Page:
Two months later, Cheshmi’s attention turns to the AFC Champions League as he looks to help his Esteghlal side to the semi-finals for the second time after 2013. The Iranian giants had emerged from the group stage unbeaten and recorded three clean sheets in the process with Cheshmi starting all but one of their six group games.
Cheshmi’s replacement in the World Cup, Majid Hosseini, has impressed, but the Esteghlal defender’s versatility means a starting spot in UAE 2019 is a strong possibility and a strong showing in the two quarter-finals can further cement his status as one of Team Melli’s key defensive assets at the AFC Asian Cup.
Lee Yong (Jeonbuk Hyundai Motors and Korea Republic)
Right-back Lee was arguably Korea Republic’s best player in Russia 2018, putting in impressive performances both in defence and attack. And while the Taeguk Warriors have failed to advance past the group stage, they left a good impression after defeating world champions Germany in a game where Lee showed his true qualities.
An AFC Champions League winner with Ulsan Hyundai in 2012, Lee joined Jeonbuk in February 2017, just three months after they were crowned Asian Champions for the second time in their history. This term, the 32-year-old has contributed an assist and 12 key passes as Jeonbuk attempt to become the first side to win the competition three times.
A late bloomer, Lee only made his international debut in 2013 at the age of 27, and was not part of the Korea Republic squad that reached the AFC Asian Cup final in Australia in 2015, so UAE 2019 could be his only chance to leave a mark in the continental tournament with his nation.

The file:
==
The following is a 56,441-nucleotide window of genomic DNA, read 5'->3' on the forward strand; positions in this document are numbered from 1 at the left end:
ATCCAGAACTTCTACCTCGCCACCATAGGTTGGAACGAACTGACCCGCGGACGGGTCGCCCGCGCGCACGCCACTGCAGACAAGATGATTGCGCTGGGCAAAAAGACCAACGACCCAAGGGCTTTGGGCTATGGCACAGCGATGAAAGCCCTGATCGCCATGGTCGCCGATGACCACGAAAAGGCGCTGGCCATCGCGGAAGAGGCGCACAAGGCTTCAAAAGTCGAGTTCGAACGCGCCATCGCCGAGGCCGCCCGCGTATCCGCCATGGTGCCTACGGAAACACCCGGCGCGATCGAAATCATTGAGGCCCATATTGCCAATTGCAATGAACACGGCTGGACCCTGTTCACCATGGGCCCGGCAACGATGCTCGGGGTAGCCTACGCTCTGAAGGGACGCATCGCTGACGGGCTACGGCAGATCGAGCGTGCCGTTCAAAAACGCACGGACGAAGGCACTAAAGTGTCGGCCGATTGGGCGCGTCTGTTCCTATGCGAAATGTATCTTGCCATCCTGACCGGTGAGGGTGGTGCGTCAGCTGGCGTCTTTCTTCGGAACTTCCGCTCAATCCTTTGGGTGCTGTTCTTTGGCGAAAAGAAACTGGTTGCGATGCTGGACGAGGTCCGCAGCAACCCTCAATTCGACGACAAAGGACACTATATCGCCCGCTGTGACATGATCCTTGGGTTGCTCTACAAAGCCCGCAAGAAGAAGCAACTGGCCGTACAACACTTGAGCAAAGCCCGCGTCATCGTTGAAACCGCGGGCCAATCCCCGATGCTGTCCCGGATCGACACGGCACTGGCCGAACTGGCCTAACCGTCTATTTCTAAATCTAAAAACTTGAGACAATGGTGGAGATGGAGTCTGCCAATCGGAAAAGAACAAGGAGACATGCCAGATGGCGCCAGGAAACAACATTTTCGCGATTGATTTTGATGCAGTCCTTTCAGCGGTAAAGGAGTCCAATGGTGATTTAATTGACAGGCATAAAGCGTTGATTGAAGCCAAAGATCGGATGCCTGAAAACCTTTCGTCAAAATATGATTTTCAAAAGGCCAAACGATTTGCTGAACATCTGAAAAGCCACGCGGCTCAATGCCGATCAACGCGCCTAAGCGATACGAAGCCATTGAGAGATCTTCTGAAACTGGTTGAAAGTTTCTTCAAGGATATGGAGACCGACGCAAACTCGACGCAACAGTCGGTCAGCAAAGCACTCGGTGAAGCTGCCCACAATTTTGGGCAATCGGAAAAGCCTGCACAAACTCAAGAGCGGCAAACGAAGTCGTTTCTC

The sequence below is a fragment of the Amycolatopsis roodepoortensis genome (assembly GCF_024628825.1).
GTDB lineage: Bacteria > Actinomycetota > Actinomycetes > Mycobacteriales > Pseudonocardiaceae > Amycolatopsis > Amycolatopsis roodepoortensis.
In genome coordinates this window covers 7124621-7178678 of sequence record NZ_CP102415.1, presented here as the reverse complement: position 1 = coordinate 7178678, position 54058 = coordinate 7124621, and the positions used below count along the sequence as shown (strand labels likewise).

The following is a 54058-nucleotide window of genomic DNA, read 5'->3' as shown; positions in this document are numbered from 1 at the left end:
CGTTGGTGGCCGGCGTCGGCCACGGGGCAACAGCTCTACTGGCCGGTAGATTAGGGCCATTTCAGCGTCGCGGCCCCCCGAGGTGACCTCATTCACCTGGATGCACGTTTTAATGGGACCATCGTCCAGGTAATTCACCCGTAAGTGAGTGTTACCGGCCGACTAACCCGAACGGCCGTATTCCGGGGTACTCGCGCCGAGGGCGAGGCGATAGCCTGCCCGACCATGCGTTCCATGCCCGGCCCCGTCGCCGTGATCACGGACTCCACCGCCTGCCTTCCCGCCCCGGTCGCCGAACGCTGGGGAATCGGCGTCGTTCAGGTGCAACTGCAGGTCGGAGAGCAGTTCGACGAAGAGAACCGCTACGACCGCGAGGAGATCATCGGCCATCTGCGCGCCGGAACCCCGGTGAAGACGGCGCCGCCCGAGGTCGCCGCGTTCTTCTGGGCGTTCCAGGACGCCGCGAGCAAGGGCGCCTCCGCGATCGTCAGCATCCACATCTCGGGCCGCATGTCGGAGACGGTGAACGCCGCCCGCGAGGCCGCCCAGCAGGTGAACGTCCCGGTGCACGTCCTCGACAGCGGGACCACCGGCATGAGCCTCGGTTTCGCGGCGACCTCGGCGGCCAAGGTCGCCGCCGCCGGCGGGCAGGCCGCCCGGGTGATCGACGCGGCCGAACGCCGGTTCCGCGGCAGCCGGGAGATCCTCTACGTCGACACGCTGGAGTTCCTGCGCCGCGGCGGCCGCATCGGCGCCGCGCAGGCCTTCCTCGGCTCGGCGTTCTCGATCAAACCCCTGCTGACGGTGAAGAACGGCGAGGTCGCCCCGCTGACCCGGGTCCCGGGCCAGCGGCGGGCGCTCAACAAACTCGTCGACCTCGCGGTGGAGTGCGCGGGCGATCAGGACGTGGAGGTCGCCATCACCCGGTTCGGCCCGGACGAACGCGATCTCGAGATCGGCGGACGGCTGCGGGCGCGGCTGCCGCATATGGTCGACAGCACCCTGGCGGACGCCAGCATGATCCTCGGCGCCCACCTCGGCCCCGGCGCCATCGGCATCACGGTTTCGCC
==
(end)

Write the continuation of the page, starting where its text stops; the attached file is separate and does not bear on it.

Almoez Ali (Al Duhail and Qatar)
When it was announced that Al Duhail captain and talisman Youssef Msekni will be sidelined for a few months with an Anterior Cruciate Ligament injury back in April, many feared the worst for the Qatari side, but then Almoez Ali stepped up.
Starting seven of Al Duhail’s eight-match winning streak in this year’s AFC Champions League, Ali took on a more attacking role in Msekni’s absence and delivered a goal and four assists as the Qatari champions swept aside their Group B opponents.
One of the stars of the Qatar side that were crowned U-19 Asian Champions in Myanmar in 2014, Ali made the step up to the senior team alongside many members of that team, and with his current club form, he will be an important asset for coach Felix Sanchez come January 2019.